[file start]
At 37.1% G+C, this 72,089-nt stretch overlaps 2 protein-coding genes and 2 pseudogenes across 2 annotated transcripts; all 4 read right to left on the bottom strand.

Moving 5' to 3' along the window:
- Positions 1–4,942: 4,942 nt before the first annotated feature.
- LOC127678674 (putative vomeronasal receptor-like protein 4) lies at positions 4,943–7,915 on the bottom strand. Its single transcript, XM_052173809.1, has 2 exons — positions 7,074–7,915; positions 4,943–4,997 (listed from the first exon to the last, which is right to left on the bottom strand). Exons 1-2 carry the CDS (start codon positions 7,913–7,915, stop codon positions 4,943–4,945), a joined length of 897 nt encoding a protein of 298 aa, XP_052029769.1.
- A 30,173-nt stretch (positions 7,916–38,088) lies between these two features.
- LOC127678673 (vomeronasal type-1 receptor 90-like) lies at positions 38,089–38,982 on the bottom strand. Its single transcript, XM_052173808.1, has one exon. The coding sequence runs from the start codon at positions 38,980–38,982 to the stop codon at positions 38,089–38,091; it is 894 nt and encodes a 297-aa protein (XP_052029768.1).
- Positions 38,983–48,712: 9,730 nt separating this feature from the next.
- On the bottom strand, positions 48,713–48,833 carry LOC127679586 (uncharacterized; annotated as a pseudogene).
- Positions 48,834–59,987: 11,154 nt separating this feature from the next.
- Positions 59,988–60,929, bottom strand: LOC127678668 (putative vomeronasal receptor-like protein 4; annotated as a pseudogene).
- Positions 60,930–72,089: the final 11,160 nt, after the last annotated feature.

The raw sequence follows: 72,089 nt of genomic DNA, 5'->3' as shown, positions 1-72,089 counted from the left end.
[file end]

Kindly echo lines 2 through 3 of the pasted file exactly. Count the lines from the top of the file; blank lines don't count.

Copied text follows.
Moving 5' to 3' along the window:
- Positions 1–4,942: 4,942 nt before the first annotated feature.